Victoria, you were practicing Handelโ€™s Chaconne from Suite in D Minor variation 2, and learning variations 3 & 4. You had started Kim Robertsonโ€™s Glenlivet, and you were revisiting Skye Boat Song, planning to record it sometime. How are all of those going?


    Melisa, how are you doing with Danny Boy and Loch Lomond? Did you find the time to get any further into studying music theory and chords?


    Libby, your pieces were May It Be, Amazing Grace, After the Rain, Grenadier and the Lady, and Here Comes the Sun. Are you making progress with those? Are you still doing the Carol Kappus Magic Hands drills?


    Is anyone starting some new music this week?

    • Victoria Johnson

      Member
      19 April, 2021 at 5:36 pm

      @judiann.maddigan I disappeared into the Chaconne for an entire week! I was having a trouble with variation 2 because there two two big chords that my small hand struggled with, and I couldn’t make that to sound good for the longest time. My teacher really noticed how small my hands were when watching my video for “Cherry Trees at Merchiston” but I could move through the strengths with ease. He suggested skipping variation 2 in the Chaconne since I was having so much trouble with that big 3-note chord. You couldn’t believe how much that made a difference for me! I am able to concentrate my energy on the remaining variations and I am making so much progress. I finished learning the entire piece now and I am polishing it. I am very committed to finishing the piece before the end of the month because I refuse to turn my 30 day challenge piece into a 30 week challenge piece lol!! So the Chaconne is what I am going to work on this week as well.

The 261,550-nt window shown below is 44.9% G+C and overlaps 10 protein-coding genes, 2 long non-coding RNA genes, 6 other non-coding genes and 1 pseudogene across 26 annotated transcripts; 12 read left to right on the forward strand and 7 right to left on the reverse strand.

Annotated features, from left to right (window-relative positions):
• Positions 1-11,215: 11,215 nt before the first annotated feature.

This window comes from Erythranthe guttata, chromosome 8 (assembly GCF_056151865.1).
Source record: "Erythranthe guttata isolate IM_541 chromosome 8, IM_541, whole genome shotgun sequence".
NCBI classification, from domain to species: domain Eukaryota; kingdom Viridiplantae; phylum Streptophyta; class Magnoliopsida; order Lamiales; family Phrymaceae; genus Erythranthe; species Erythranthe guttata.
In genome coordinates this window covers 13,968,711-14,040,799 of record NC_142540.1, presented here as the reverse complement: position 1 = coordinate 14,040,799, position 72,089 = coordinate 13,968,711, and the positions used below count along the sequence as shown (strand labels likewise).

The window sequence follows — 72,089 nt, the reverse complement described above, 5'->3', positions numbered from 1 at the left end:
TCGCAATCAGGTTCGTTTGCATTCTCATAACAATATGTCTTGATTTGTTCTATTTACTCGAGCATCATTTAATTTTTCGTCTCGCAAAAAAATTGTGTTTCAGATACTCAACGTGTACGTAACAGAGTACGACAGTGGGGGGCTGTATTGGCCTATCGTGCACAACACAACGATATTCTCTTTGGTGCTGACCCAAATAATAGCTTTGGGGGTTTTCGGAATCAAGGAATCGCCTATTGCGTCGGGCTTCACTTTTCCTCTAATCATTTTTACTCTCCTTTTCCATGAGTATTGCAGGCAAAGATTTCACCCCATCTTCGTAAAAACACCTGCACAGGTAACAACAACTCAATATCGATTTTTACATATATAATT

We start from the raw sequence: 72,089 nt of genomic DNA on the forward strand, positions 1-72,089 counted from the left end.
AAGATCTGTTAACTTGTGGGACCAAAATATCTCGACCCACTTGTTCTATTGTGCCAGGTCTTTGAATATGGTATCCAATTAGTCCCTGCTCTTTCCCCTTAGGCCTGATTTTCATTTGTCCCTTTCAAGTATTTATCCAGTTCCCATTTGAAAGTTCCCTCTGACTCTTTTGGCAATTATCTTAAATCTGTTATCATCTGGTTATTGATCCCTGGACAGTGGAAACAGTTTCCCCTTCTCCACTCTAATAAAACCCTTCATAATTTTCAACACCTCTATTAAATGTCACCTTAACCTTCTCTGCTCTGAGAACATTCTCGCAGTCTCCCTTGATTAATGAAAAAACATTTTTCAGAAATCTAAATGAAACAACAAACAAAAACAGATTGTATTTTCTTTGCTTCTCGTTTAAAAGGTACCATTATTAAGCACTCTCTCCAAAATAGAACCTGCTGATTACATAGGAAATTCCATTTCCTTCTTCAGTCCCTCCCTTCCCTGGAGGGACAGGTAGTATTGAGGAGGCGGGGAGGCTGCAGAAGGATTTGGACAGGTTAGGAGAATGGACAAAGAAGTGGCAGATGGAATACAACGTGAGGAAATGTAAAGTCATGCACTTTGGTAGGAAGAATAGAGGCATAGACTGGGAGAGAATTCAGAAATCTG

My take away from this experience: find music that works well within the confine of your limitations instead of fighting what you cannot change (such as small hands lol!).

      • Judiann Maddigan

        Member
        20 April, 2021 at 9:49 pm

        @victoria.johnson That is excellent news. I’m cheering you on ๐Ÿ‘. It’s so encouraging to see progress. Of course, the reason you are making such headway on variations 3 & 4 this week is because you put in all that dedicated effort on variation 2 last week. Seeing improvement is so motivating โ€” it makes you want to practice twice as long when you see you’re actually getting somewhere. Happy for you. ๐Ÿ˜ƒ